27. Further, analysing the two sub-sections of section 104(2) along with section 4 CPC, this Court in paragraph 30 of the judgment observed as follows: "30.... Section 104 must be read as a whole and harmoniously. If the intention was to exclude what is specifically saved in sub- section (1), then there had to be a specific exclusion. A general exclusion of this nature would not be sufficient. We are not saying that a general exclusion would never oust a letters patent appeal. However, when section 104(1) specifically saves a letters patent appeal then the only way such an appeal could be excluded is by express mention in section 104(2) that a letters patent appeal is also prohibited. . ...."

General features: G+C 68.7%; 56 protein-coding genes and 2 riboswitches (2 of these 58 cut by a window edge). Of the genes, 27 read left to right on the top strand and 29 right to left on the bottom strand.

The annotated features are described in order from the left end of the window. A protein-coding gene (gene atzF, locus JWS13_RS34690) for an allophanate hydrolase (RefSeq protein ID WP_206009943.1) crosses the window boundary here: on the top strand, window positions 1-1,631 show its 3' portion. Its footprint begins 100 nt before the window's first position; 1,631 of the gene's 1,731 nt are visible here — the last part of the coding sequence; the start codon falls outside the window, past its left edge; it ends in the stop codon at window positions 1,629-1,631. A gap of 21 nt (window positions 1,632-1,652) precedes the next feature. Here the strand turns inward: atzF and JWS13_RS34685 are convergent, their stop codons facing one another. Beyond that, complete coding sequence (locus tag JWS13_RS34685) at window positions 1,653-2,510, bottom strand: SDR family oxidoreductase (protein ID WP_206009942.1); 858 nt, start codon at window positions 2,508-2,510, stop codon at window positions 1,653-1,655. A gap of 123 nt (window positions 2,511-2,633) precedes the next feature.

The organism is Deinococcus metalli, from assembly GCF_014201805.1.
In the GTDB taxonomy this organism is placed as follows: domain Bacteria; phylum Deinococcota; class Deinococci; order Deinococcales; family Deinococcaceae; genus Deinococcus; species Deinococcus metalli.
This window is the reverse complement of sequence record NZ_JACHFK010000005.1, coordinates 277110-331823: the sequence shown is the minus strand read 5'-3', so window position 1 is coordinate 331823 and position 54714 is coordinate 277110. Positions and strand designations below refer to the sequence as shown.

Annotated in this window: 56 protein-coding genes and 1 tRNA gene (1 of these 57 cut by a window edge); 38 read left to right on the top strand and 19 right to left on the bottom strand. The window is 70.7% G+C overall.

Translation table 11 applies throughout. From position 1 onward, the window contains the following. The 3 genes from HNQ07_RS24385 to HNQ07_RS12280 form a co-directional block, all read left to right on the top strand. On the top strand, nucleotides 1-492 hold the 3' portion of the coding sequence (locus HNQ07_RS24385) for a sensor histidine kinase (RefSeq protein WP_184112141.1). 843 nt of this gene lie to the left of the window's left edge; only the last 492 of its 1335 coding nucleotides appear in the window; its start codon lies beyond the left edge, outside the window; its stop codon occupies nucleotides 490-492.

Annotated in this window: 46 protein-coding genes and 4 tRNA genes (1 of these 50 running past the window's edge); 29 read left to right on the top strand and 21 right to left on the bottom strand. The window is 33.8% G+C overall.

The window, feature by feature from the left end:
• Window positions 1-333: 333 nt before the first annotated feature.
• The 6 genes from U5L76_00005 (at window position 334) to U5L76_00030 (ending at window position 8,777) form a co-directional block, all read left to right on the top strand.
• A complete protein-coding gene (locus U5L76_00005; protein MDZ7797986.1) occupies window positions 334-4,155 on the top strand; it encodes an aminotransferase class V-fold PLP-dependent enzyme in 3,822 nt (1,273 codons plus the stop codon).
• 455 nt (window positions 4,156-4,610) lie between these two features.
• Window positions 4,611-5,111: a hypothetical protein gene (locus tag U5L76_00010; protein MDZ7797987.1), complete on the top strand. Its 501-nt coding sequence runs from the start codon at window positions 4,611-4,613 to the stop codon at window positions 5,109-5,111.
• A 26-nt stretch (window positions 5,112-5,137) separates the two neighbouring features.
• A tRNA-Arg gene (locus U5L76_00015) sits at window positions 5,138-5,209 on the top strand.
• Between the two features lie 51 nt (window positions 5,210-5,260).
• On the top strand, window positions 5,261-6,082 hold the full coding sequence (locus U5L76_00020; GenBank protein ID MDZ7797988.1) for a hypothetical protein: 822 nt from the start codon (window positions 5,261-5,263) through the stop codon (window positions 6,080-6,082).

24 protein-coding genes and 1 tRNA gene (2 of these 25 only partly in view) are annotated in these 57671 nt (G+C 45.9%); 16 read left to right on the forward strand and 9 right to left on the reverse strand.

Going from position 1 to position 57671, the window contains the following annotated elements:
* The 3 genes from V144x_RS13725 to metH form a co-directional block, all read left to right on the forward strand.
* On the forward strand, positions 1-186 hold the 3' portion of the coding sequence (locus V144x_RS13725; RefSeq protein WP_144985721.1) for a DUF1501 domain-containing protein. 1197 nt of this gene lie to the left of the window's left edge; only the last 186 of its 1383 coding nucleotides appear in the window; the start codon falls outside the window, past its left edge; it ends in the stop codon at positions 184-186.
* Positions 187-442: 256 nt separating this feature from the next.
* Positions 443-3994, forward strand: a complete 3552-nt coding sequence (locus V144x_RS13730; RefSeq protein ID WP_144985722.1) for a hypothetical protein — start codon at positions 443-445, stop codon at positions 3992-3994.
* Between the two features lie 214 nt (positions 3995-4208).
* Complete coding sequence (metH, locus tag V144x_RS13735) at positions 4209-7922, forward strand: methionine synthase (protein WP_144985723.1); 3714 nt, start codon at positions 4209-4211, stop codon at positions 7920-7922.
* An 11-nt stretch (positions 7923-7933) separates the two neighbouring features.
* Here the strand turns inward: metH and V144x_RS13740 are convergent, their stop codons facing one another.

28. Mr. Sundaram heavily relied upon this decision.
29. The decisions noticed so far lay down certain broad principles that may be stated as follows: 221. Normally, once an appeal reaches the High Court it has to be determined according to the rules of practice and procedure of the High Court and in accordance with the provisions of the charter under which the High Court is constituted and which confers on it power in respect to the method and manner of exercising that power.2. When a statute merely directs that an appeal shall lie to a court already established then that appeal must be regulated by the practice and procedure of that court.3. The High Court derives its intra-court appeal jurisdiction under the charter by which it was established and its powers under the Letters Patent were recognized and saved by section 108 of the Government of India Act, 1915, section 223 of the Government of India Act, 1935 and finally, by Article 225 of the Constitution of India.